Overview: Relational Databases and Structured Query Languages (SQL)

Today we’re going to go over the concept of relational databases—what they are and how they work. We will also take a look at structured query languages and how they are used to interact with relational databases, including presenting and going over a common sample interview question you may come across.

By the end of this article you should be comfortable explaining how a relational database works at a high level, as well as understand some of the basic parts that make up SQL code. If your knowledge of SQL is limited or non-existent, this information serves as a great starting point if you want to do well in an interview for a role requiring the use of SQL.

This article is part of a group of articles relating to interview prep. For more tips on how to ace the SQL portion of a technical interview, click here.

Question 1: What is a relational database?

The formal definition of relational database is:

“A database structured to recognize relations among stored items of information.”

This is a great definition if you already know how relational databases work. However, more generally it’s not a great definition because it doesn’t really tell you any more than you already knew before you looked it up.

However, the answer is in the definition—it just needs to be teased out a bit. Let’s deconstruct the sentence and ask a couple more questions in order to understand the definition a little bit better:

  1. What is a database?

A database, is essentially a computer which stores HUGE amounts of information (data), organized in a way that makes it easy for you to find the information you need as quickly and efficiently as possible. There are several different types of databases, but the one we’re discussing today is  the relational database.

  1. What does it mean for a database to be “relational”?

A relational database is made up of tables. You can think of a table as a single excel spreadsheet with a data set on it. Databases are often made up of hundreds, even thousands of these tables, each containing a specific set of information.

Database server / rack-mount
(This is what a database actually looks like in real life–sexy right?) photo by IBM

Now, let’s say your boss comes in and says to you “@analysthour, I need a file with our sales for all of New York City ASAP!” 

In your database you have two tables—one with client information, including a column that says what city and state each client lives in. The other has sales information by client. How would you put them together?

You may have already noticed that the tables have one thing in common with each other: clients. What if we could link the two tables together by matching the name of a client in the first table with the same name in the second table—essentially joining both tables together into one big table?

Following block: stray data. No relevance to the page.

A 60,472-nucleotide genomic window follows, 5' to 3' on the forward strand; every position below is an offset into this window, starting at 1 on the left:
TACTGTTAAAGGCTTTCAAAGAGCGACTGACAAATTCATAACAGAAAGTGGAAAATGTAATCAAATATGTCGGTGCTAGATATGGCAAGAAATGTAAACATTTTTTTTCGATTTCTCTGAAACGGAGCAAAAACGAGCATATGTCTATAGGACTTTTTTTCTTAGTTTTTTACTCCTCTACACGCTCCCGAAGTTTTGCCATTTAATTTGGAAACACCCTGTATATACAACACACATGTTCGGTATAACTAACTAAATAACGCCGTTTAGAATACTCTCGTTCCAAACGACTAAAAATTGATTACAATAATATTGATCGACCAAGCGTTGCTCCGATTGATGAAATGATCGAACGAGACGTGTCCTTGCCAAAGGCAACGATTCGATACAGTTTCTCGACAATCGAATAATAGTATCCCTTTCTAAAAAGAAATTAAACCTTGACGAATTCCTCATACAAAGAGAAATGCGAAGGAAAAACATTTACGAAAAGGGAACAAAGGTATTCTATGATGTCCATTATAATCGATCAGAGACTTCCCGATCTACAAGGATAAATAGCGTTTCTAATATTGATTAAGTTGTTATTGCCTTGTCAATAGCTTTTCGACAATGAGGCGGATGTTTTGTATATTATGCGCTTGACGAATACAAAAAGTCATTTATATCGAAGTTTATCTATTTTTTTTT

Joining the tables together to create a new table

The process described above is what makes a relational database “relational”—it gives you the data you want by relating one table to another based on a shared trait (or “key”) present in both tables—in this case the shared trait is the client’s name.

So let’s recap what we know now in one big (memorize-able) statement:

“A relational database is a computer that stores a HUGE amount of information, organized into many smaller tables. What makes a database relational is that the tables can be linked together based on shared columns, or keys, in each table. (i.e. a client ID number) This structure allows the user to find and connect pieces of data to each other quickly and efficiently.”

A little bit longer, sure—but much more thorough than what we started with.

Pro Tip: If you’re trying to land a job as an analyst, even if you don’t know SQL, take the time to understand and memorize this basic structure. It will show the hiring manager that you’ve done some research, and it will also make it easier to actually learn SQL once you get a job because you’ll have a rough idea of what’s going on under the hood when you write your first “select” statement.

Question 2: What is SQL and how is it related to what we just discussed?

SQL is an acronym—the letters stand for “Structured Query Language”

There are many query languages out there today, but SQL is one of the most common and widely used.

It’s important to note that there are a few different versions of SQL, and that which version of SQL you use largely depends on which company designed and manufactured the database you’re using, but that’s a different topic for a different day—from here on out we will just use SQL as a blanket term to describe a structured query language.